Film's too big. Make it smaller. Start your canon.
In Harold Bloom's Canon of Western Literature, Bloom proposes beginning a canon by first selecting the one author without whom a canon cannot reasonably exist. Then you pick the one work of that author that is absolutely essential. There's your logical first work in the canon. Decide why that work deserves to be canonized--what qualities it has--and use that information to develop criteria for including more works. Bloom's suggestion: the higher the bar is set, the better the canon will be.
A canon is not necessarily a list of favorites or democratically selected best movies, although it can be. A canon is simply a selection of works that are somehow essential to their medium. The purpose of the canon is to winnow a huge number of works down to the ones most deserving of discussion. I recommend steering clear of nominating your own favorite director and film, and instead taking more of a historical/developmental approach. Just to shake things up.
Since it's much easier to pin down the author of a piece of literature than the author of a film, we can go with the theory that the director is the author of the film, just for argument's sake. This was the method Paul Schrader proposed in his abandoned film canon project.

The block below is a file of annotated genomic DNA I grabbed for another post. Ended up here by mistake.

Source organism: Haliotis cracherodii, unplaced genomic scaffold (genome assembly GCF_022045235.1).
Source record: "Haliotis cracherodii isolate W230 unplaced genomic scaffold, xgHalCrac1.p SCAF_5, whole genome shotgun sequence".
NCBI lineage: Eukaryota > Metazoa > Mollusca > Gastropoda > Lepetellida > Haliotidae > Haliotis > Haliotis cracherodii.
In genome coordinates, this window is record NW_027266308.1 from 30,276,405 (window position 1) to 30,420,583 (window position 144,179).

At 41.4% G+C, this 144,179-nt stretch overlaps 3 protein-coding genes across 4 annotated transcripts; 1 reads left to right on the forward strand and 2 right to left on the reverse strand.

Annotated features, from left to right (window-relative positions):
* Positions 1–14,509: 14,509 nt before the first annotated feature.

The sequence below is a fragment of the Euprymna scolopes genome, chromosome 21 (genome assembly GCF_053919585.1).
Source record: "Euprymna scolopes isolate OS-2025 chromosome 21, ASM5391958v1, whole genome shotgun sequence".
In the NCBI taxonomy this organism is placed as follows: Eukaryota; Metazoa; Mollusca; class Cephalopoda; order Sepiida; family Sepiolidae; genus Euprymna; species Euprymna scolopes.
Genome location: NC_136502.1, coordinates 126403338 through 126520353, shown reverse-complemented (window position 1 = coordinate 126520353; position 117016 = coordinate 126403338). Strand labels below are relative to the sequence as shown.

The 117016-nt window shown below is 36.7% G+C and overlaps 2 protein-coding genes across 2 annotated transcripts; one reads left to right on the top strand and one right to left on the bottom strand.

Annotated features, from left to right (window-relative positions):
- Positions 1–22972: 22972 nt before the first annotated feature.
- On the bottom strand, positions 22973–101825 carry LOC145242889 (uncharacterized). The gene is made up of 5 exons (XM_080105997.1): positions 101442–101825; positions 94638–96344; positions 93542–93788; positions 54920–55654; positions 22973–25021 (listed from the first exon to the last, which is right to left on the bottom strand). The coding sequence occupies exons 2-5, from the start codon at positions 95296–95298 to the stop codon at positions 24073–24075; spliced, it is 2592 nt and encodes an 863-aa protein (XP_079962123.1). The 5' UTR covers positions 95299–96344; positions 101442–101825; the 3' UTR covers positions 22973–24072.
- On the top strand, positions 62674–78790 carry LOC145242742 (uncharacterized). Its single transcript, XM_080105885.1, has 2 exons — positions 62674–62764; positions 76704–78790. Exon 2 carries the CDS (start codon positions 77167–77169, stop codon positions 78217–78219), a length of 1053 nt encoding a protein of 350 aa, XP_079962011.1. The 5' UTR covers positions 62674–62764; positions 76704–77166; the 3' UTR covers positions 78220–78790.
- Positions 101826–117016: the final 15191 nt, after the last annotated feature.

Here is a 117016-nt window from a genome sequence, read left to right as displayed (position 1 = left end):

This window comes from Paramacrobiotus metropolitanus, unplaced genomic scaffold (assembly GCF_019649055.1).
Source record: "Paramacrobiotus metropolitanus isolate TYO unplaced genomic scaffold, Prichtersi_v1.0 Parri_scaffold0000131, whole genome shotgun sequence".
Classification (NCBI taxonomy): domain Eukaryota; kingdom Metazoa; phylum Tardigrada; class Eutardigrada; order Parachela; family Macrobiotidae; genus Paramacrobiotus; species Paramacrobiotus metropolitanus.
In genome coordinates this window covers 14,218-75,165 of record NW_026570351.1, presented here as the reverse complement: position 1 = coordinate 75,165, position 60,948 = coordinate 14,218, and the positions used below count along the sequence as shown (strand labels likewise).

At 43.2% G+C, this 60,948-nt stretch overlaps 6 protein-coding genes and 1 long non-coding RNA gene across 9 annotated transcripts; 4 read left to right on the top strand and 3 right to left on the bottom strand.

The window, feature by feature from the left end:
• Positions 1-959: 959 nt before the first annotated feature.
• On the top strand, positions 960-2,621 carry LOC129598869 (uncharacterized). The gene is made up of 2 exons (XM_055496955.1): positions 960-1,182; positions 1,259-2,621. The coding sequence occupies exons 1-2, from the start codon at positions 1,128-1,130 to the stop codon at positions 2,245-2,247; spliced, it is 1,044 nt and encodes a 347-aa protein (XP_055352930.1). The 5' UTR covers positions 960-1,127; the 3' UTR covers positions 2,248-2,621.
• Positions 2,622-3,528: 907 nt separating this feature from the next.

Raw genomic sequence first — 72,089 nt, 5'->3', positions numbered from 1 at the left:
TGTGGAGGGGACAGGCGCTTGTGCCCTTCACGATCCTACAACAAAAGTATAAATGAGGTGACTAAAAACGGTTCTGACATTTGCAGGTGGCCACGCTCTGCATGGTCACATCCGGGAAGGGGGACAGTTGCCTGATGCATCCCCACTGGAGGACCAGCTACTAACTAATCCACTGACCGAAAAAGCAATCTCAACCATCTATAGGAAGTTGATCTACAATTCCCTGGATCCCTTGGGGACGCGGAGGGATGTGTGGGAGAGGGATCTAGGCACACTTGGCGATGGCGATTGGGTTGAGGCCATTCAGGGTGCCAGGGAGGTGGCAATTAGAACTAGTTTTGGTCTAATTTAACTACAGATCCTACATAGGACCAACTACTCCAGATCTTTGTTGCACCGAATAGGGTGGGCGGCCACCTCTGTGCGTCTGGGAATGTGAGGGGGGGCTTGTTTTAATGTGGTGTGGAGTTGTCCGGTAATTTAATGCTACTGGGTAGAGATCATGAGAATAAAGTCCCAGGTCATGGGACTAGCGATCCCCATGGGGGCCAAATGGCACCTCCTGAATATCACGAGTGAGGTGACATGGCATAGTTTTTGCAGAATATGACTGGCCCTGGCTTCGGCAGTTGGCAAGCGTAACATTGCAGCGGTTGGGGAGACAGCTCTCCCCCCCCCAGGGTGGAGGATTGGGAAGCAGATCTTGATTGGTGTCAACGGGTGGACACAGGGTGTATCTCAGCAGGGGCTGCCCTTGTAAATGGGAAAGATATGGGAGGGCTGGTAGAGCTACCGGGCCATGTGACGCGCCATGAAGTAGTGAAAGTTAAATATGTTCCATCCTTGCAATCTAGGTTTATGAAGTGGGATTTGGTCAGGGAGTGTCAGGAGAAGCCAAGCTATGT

Looking at the entire sweep of movies from square one up to today, I would say the filmmaker that had the most instrumental effect in defining film is probably Alfred Hitchcock. Hitchcock learned his lessons from the past and left lessons of his own for the future. He used the classical language of film more impeccably and consistently than just about any filmmaker I can think of. He understood the effects of images and sound on the human psyche as well as anyone ever has.
I'm not saying he's the world's greatest director or the earliest director to do some of the stuff he did, but he's the one who, on the whole, carved the biggest mark into cinematic history. So he's my suggestion for the "author" without whom a canon of film cannot exist.
As for which of his works is most essential, I'm actually not quite sure which I'd pick. It would have to be the first major work of his where everything came together tightly in that Hitchcockian way. I'm still trying to decide which one that is. Strangers On A Train might be it.